We're partnering with Upstream Music Fest + Summit to bring the Pacific Northwest a whole new style of music festival we've never seen. Each week we’ve been profiling local artists playing at the Festival, and speakers talking at the Summit - to start getting us all pumped up! If you're not recognizing any names - we encourage you to read on anyways. One of the main goals of Upstream is raising awareness of amazing local bands - that might not be on your radio (yet) - but are worth our time and attention.
Just one look at them and you'll probably be able to tell that Andrew Vait and Emily Westman, of the band SISTERS, aren't actually sisters. So how did they get their name? Simple really. They just thought it was funny.
"Funny like, 'Wow, that's perfect. And I can't believe how perfect it is,'" said Vait. "Let's just roll with it."
They did worry that no one would be able to find them on the internet (try Googling SISTERS) - but by then, it was too late.
"We tried to undo it, and there was just nothing else," said Vait. "No other name."
As Westman eloquently put it - "It's all we could be."
Other than their name, the duo is also unique in their delegation of rolls within the band.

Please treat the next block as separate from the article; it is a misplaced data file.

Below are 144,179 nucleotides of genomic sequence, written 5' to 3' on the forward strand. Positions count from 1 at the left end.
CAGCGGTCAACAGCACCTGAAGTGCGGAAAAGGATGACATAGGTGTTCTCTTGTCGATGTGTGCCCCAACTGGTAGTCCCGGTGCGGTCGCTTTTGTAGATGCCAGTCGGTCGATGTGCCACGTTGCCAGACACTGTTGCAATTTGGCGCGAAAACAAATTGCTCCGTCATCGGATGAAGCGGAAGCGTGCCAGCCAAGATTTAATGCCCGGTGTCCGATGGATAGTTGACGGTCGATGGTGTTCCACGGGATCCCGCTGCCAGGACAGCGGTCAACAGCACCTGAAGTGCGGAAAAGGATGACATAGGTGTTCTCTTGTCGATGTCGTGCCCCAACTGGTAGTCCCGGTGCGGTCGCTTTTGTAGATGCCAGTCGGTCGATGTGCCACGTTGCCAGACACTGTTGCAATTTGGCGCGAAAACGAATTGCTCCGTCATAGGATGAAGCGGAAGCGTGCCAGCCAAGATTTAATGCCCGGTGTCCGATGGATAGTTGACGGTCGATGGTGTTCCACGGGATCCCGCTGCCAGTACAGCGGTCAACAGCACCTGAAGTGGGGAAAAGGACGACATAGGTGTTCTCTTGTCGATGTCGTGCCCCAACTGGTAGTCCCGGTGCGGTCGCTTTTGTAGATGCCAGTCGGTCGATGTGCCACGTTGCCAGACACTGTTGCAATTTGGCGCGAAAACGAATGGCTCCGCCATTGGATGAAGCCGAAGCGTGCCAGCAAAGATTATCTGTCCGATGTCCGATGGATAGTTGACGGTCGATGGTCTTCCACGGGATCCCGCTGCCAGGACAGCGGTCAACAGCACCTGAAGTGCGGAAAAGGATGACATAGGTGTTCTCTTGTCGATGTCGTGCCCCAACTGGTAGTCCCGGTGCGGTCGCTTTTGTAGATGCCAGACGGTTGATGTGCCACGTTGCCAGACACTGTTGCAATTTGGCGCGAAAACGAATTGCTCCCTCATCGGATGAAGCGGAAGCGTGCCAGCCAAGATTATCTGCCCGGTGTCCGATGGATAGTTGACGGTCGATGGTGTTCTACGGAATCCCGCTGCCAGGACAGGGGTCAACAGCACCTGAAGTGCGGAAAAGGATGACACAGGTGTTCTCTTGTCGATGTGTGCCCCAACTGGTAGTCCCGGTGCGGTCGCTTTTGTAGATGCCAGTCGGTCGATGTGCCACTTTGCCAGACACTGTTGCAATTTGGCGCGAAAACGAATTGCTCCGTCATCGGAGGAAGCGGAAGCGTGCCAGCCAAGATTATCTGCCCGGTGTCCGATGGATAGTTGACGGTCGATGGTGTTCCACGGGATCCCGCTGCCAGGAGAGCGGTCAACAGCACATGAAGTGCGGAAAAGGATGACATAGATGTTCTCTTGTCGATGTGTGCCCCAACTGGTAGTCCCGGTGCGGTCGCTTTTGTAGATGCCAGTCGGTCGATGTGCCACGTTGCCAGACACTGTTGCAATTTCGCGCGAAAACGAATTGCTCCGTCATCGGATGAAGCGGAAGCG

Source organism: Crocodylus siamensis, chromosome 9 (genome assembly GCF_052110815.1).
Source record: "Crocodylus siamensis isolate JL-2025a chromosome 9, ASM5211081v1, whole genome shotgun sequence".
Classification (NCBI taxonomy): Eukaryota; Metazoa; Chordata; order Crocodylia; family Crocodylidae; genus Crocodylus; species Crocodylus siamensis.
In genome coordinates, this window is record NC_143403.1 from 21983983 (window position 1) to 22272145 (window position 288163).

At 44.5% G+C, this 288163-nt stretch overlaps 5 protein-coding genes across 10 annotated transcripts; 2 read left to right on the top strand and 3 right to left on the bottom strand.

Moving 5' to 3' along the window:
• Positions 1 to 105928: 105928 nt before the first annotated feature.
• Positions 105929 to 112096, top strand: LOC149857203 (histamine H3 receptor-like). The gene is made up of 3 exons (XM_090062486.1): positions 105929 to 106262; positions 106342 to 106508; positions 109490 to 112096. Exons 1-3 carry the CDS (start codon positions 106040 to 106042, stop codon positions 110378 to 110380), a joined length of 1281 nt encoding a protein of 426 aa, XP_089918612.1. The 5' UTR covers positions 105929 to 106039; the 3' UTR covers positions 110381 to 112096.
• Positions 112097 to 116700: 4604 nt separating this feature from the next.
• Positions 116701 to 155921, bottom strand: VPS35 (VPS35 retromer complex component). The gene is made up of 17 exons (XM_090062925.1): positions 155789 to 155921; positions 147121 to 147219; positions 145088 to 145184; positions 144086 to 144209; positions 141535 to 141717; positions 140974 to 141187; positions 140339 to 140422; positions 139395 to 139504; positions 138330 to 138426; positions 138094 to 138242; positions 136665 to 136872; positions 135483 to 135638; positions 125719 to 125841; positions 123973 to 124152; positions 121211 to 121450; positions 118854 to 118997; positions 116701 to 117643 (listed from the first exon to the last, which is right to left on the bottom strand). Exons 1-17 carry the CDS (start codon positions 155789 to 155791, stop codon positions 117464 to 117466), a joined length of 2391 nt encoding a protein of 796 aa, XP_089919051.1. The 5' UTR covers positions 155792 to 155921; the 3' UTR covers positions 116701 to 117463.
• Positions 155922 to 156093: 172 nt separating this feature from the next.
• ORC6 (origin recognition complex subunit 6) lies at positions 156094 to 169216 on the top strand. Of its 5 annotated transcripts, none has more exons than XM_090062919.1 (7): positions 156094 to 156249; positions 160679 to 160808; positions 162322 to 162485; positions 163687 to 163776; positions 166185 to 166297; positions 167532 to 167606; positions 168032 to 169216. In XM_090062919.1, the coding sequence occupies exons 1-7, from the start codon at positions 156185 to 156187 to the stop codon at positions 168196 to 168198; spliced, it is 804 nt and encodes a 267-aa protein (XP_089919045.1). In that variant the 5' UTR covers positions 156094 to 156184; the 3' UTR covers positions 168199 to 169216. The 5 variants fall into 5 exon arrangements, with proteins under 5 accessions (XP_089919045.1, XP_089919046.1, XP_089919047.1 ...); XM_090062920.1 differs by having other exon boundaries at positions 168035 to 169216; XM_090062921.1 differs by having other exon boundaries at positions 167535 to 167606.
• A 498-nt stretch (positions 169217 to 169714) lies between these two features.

"Everybody always asks..'Okay who's the lead?'" said Vait. "And I'm like 'No really we both sing. We both do it.'"
When they perform, both musicians are in their own little orchestra pits on either sides of the stage surrounded by instruments.
"Two peas. Two pods," said Vait.
SISTERS has had a banner year so far, touring and doing festivals all over the country as well as recording.
"We just put our debut album out on Valentines Day 'Drink Champagne,'" said Westman. "It's doing well. We're excited. We're already working on our next album. You can't stop us."
The band tends to get fidgety when they're not creating.
"We have super A.D.D.!" said Vait. "We're just like, 'gotta keep on movin.'"
They're also excited to be apart of Seattle's newest festival, Upstream.
"I'm looking forward to how Upstream is planning to support the music community because like I said, I think there's a great opportunity for it," said Vait.
"Everybody, all the musicians when we've talked about it, there's just kind of a buzz and an excitement about it," agreed Westman. "No one is really sure how it's going to turn out and everyone's excited to see."
There's also quite a buzz about where the festival is taking place.
"I like that it's in Pioneer Square," said Westman. "Cause it's the historic part of Seattle - you never get to play here."
Upstream is taking place throughout Pioneer Square May 11-13. Tickets are on sale now.